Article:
Good morning, MBA readers,
Missourians seeking unemployment benefits will now have to do three work searches each week to qualify, reverting back to pre-coronavirus requirements. The rules had been suspended after the onset of the pandemic, allowing easier access to government assistance amid a surge in job losses. Meanwhile, the governor is making decisions about how to use Missouri’s federal CARES Act funding, and $50 million of it will be allocated to improving broadband internet access across the state. The move is designed to enhance connectivity in underserved communities, improve distance education and strengthen telehealth capabilities. While that piece of the state’s coronavirus response aims to improve Missourians’ ability to function remotely, another effort focuses on in-person operations — namely, the tourism businesses that drive $17.7 billion in spending each year. An economic recovery task force created for the state’s tourism sector is working to balance safety and economic survival for hotels, restaurants and attractions across the state.
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State restores suspended unemployment requirements
Missourians filing for unemployment benefits will be required to complete three work search activities per week beginning this week. Additionally, employers will start being charged again for unemployment claims. The requirements had been suspended due to COVID-19. (Missourinet)
Treasury issues $700 million to YRC, takes equity stake
The U.S. Treasury has announced it will provide $700 million in relief funds to Overland Park, Kansas-based shipping company YRC Worldwide. The treasury will receive 29.6% of the company’s common stock in exchange. (Kansas City Star)
Some KC restaurants closing again after positive COVID-19 tests
Some establishments that recently resumed dine-in service are shuttering again due to employees testing positive for COVID-19. Some had continued offering carry-out service during their initial shutdowns but are closing completely this time around. (KCUR)
KC-tested COVID-19 vaccine selected for federal program
Inovio Pharmaceuticals will be part of a national program seeking to develop a vaccine for COVID-19 by January. The Pennsylvania-based firm began human clinical testing of the vaccine in April at the Center for Pharmaceutical Research in Kansas City. (Kansas City Business Journal)
Eight job centers in Missouri reopen for in-person help
Missouri’s 29 job centers closed when the COVID-19 pandemic began. Eight job centers across the state, including those in St. Louis, St. Charles, Springfield and Branson, have reopened. (Missourinet)
Say that again
“People need their employment. So, the economics of this are from care and concern about citizens of our region. It’s a balancing act — how can you protect people safely but also don’t go under financially.”
That’s Kathleen Ratcliffe, president of the St. Louis Convention & Visitors Commission and member of a statewide task force focused on economic recovery for the tourism sector. Tourism is one of the state’s biggest industries, employing more than 300,000 people and driving $17.7 billion in annual spending, according to the Missouri Division of Tourism. But since the onset of the coronavirus, hotels, attractions and restaurants have suffered steep losses — one estimate suggests Missouri missed out on nearly $2.2 billion in tourist spending from Feb. 29 to May 9 alone. In response, state tourism officials created the task force. Members of that group and operators of tourism-driven businesses all across the state now find themselves trying to balance public health and economic survival.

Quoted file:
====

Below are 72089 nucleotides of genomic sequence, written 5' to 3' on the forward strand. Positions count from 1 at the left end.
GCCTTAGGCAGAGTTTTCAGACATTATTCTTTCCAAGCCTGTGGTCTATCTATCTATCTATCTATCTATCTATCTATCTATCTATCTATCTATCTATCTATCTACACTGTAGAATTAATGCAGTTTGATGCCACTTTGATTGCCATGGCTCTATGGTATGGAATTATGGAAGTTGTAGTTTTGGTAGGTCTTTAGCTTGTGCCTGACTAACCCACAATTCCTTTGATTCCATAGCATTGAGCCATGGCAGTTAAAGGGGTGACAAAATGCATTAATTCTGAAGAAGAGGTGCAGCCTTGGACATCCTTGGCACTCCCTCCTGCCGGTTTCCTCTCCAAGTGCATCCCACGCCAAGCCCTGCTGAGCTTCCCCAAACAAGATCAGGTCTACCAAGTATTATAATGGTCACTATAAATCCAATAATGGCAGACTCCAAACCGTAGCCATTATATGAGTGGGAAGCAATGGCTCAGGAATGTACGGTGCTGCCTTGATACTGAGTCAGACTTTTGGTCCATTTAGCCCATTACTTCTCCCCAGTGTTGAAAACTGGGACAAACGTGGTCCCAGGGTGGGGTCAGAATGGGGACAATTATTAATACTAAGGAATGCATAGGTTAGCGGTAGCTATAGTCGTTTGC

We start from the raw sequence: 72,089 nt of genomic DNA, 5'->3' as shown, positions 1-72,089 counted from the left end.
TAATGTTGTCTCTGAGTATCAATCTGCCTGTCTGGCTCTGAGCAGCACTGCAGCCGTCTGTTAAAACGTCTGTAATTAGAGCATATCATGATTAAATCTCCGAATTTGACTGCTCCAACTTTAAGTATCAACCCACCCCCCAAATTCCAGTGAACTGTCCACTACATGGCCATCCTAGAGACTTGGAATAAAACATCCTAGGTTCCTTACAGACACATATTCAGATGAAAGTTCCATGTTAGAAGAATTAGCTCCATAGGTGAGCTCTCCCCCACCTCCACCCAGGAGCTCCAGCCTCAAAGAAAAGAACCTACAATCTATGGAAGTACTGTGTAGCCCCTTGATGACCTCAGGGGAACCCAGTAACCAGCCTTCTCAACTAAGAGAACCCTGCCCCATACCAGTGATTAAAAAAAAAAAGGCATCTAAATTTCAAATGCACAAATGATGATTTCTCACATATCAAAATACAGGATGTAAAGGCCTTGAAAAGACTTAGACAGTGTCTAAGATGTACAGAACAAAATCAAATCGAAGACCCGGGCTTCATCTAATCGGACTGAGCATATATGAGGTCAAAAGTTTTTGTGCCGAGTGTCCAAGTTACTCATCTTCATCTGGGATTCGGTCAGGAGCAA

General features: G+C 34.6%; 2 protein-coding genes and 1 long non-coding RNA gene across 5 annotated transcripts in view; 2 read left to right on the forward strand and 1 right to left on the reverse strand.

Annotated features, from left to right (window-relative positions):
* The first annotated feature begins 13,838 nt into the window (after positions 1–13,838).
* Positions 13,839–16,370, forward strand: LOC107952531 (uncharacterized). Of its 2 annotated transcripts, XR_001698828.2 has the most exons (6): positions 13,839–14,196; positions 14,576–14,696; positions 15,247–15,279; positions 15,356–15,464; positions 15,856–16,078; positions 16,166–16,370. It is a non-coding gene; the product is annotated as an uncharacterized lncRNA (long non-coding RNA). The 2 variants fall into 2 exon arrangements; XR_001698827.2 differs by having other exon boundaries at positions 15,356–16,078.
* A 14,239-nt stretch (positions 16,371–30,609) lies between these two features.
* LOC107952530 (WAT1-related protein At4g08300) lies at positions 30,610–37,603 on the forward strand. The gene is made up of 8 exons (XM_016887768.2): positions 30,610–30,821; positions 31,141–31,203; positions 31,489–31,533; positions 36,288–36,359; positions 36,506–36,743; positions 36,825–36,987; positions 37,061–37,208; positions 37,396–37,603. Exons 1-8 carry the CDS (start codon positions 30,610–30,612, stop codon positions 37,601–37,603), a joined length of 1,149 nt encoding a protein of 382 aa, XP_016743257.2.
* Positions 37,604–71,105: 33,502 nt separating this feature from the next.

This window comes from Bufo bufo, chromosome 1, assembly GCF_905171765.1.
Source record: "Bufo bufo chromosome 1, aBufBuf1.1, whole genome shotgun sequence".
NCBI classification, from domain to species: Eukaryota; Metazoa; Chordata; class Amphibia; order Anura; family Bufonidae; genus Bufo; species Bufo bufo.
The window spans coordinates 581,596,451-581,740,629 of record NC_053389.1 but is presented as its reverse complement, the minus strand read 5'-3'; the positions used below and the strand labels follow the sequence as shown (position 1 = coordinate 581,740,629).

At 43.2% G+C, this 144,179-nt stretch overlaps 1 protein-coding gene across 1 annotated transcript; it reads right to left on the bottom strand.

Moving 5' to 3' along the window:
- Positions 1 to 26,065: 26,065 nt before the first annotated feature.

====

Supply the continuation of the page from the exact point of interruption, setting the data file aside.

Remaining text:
That’s how much of Missouri’s federal CARES Act funding will be allocated to improving broadband internet access in the state, the Columbia Missourian reports. The funds will support several initiatives, including efforts to improve access to underserved communities, facilitate distance learning and improve telehealth infrastructure. The Missouri Department of Economic Development estimates 300,000 households and 54,000 businesses and farms in the state lack access to high-speed internet. Rob Dixon, the department’s director, said improved infrastructure is “essential to the resiliency of our economy in this pandemic and beyond.”
— STL Ballpark Village (@BPVSTL) July 3, 2020
Ballpark Village, the downtown St. Louis bar and restaurant venue, kicked off the holiday weekend with that tweet looking forward to the return of St. Louis Cardinals baseball at Busch Stadium. Without fans flocking downtown for games so far this summer, businesses in the area that rely on traffic from the more than 3 million fans the Cardinals draw per year have suffered. The St. Louis Regional Chamber estimated last season that the team has an economic impact of more than $300 million, and with a shortened 2020 season planned without fans in stadiums, downtown businesses anticipate major revenue declines. “It hurts. It hurts all of downtown and anything surrounding the ballparks,” downtown restaurateur Stephen Savage told the St. Louis Business Journal. “You don’t have the amount of overall people down here.”
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The Clean Hands System
This technology, developed by the St. Louis-based Clean Hands Co., aims to help companies track employee hand washing, the St. Louis Business Journal reports. The system involves a soap dispenser that, when activated, prompts users to say their names, then logs who has used the dispenser to provide a record of which workers comply with health regulations. The company introduced the system in 2009, but it views the increased focus on hand washing brought by the coronavirus as an opportunity to gain more customers.
It’s been a pleasure doing business with you this morning.